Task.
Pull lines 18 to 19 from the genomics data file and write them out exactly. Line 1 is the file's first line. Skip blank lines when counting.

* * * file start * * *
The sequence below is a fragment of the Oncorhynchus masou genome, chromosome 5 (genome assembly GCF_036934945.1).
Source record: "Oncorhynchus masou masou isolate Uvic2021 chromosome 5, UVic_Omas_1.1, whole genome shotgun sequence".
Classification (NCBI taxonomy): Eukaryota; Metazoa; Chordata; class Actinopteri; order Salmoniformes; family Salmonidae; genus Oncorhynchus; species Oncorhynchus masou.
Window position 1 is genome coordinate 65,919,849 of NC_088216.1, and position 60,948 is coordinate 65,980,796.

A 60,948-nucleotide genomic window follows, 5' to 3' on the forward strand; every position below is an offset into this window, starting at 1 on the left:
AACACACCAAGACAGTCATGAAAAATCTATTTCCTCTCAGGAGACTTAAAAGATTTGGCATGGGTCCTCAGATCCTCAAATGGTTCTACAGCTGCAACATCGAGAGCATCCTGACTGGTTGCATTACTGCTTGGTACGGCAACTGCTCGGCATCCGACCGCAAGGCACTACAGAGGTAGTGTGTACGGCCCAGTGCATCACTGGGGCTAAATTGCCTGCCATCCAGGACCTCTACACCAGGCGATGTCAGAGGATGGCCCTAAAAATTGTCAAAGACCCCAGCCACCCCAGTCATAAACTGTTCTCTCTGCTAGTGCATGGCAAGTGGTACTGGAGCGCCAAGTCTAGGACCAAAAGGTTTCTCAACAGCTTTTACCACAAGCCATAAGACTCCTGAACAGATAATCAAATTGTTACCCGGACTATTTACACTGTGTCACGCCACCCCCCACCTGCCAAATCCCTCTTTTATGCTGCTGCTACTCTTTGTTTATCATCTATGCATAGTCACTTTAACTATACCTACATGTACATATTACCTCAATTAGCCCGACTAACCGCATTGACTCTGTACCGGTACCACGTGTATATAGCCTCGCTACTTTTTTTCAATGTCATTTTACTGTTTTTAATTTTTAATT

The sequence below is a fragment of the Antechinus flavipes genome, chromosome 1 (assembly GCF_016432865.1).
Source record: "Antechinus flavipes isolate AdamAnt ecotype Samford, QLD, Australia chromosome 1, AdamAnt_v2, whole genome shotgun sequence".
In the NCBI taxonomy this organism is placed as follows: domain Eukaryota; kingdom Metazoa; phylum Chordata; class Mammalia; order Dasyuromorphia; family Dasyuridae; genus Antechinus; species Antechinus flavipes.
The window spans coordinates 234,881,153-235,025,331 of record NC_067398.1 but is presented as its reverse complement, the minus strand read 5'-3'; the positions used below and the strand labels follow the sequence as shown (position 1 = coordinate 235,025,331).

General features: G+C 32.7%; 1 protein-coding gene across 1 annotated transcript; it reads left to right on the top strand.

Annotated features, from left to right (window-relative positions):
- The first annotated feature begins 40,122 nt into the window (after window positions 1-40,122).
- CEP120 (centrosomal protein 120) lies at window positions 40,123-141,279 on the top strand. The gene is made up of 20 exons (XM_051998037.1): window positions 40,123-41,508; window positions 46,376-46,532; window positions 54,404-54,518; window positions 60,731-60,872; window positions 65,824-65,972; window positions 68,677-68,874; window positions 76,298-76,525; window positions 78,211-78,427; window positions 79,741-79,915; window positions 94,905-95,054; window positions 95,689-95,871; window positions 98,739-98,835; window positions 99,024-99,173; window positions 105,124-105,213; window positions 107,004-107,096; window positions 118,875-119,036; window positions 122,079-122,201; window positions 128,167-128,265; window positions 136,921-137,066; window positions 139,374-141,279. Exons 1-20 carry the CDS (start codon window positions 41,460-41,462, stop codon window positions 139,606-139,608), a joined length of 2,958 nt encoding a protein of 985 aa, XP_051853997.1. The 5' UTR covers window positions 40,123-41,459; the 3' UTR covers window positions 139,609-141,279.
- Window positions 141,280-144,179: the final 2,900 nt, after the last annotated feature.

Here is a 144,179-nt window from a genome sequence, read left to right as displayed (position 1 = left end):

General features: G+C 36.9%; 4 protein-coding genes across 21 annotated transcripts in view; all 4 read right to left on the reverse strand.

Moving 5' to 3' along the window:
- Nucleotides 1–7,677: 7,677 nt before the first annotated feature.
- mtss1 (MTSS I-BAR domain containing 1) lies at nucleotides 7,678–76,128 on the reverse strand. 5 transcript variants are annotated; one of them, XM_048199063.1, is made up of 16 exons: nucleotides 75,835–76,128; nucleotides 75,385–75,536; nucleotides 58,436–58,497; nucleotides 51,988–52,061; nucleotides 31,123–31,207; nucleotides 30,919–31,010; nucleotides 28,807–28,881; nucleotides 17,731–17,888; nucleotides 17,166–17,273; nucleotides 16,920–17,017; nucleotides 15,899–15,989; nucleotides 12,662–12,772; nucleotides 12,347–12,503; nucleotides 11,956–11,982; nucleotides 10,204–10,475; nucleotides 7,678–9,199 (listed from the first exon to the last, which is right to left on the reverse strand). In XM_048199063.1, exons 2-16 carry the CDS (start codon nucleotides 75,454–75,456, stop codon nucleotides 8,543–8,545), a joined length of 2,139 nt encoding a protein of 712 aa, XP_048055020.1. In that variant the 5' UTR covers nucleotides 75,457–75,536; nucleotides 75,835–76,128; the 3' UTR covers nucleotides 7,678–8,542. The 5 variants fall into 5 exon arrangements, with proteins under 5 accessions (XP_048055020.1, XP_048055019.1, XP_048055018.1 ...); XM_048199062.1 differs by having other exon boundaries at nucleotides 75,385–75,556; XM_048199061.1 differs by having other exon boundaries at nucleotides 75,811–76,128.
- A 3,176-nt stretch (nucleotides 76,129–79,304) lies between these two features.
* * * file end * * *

Moving 5' to 3' along the window:
- Nucleotides 1–7,677: 7,677 nt before the first annotated feature.